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Simulation and Optimization in Materials Technology

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Volume 2013 |Article ID 525673 |

E. Güler, M. Güler, "Geometry Optimization Calculations for the Elasticity of Gold at High Pressure", Advances in Materials Science and Engineering, vol. 2013, Article ID 525673, 5 pages, 2013.

Geometry Optimization Calculations for the Elasticity of Gold at High Pressure

Academic Editor: Augusto Deus
Received02 May 2013
Revised18 Sep 2013
Accepted23 Sep 2013
Published05 Nov 2013


We present embedded atom method based geometry optimization aspects of pressure effect on some elastic and mechanical properties of gold. During study, we determined the pressure dependency of equilibrium volume, typical cubic elastic constants, bulk modulus, shear modulus, young modulus, and elastic wave velocities of the considered metal with varying pressure between 0 GPa and 1000 GPa. Finally, we carried out a benchmark between our results and other available theoretical calculations and experimental data. The results of the study mutually agree with the previous findings and provide a deeper outlook for high pressure behavior of the studied metal.

1. Introduction

The effect of pressure on the propagation of elastic waves in materials is essential for predicting and understanding some physical properties comprising the interatomic forces, mechanical stability, phase transition mechanisms, dynamic fracture, earthquakes, and the internal structures of Earth. Unfortunately, there is not much experimental information about the elasticity of solids at high pressure, since measurement of the elastic constants is challenging under high pressure.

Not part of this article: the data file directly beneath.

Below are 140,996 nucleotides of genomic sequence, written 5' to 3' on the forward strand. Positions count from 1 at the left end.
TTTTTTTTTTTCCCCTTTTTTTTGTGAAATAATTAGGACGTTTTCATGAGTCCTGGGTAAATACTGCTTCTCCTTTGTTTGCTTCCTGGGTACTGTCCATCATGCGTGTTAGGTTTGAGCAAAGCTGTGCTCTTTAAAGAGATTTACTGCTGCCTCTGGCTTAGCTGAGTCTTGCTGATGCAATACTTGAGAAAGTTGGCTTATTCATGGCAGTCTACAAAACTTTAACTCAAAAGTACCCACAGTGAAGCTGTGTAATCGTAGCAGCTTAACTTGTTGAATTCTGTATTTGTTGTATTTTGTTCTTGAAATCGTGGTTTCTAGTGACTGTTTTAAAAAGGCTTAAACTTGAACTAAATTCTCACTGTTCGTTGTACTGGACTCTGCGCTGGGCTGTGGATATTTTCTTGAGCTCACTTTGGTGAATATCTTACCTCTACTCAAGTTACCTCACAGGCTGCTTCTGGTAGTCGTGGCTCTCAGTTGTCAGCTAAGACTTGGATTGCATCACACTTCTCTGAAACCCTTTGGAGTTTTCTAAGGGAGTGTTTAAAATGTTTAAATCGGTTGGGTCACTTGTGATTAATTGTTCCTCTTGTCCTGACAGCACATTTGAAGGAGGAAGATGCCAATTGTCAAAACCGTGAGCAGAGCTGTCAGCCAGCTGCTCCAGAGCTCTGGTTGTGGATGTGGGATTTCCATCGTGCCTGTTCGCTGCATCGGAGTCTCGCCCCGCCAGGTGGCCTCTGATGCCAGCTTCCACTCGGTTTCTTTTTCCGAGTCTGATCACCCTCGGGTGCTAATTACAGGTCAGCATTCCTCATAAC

The two traditional experimental methods for moderate pressures are ultrasonic technique and Brillouin spectroscopy measurements. From these methods, ultrasonic methods utilize a few gigapascals (GPa) where Brillouin spectroscopy measurements are limited to 25 GPa [1]. Furthermore, gold (Au) is often used as an internal pressure calibrant for high pressure studies, because of its stable nature over wide temperature and pressure ranges. Au is also chemically inert, compressible, and displays a simple X-ray diffraction pattern. However, as reported by Matsui there has been much debate especially on the pressure-volume-temperature (P-V-T) equation of state (EOS) of Au, even at room temperature. Also, estimated pressure differences between proposed EOSs often reach more than 10% with respect to experiments [2]. Therefore, to overcome the experimental limitations, computational researches on the high pressure characteristics of Au are particularly critical for ongoing academic studies and still current research topics [36].